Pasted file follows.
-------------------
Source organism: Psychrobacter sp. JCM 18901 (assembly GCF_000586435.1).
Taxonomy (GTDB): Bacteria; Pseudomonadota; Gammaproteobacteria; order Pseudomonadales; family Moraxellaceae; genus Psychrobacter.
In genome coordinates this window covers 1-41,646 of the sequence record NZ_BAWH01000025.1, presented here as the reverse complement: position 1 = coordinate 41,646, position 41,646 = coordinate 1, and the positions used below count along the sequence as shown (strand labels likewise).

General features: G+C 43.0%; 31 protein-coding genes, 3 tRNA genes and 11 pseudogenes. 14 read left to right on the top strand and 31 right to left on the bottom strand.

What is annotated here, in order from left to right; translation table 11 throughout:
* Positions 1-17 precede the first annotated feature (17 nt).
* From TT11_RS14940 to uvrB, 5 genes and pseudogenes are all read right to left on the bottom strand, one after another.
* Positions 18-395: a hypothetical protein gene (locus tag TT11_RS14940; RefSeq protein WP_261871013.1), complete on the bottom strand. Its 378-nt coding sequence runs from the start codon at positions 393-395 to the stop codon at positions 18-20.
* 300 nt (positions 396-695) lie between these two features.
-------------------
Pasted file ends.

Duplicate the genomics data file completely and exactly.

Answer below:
Source organism: Psychrobacter sp. JCM 18901 (assembly GCF_000586435.1).
Taxonomy (GTDB): Bacteria; Pseudomonadota; Gammaproteobacteria; order Pseudomonadales; family Moraxellaceae; genus Psychrobacter.
In genome coordinates this window covers 1-41,646 of the sequence record NZ_BAWH01000025.1, presented here as the reverse complement: position 1 = coordinate 41,646, position 41,646 = coordinate 1, and the positions used below count along the sequence as shown (strand labels likewise).

General features: G+C 43.0%; 31 protein-coding genes, 3 tRNA genes and 11 pseudogenes. 14 read left to right on the top strand and 31 right to left on the bottom strand.

What is annotated here, in order from left to right; translation table 11 throughout:
* Positions 1-17 precede the first annotated feature (17 nt).
* From TT11_RS14940 to uvrB, 5 genes and pseudogenes are all read right to left on the bottom strand, one after another.
* Positions 18-395: a hypothetical protein gene (locus tag TT11_RS14940; RefSeq protein WP_261871013.1), complete on the bottom strand. Its 378-nt coding sequence runs from the start codon at positions 393-395 to the stop codon at positions 18-20.
* 300 nt (positions 396-695) lie between these two features.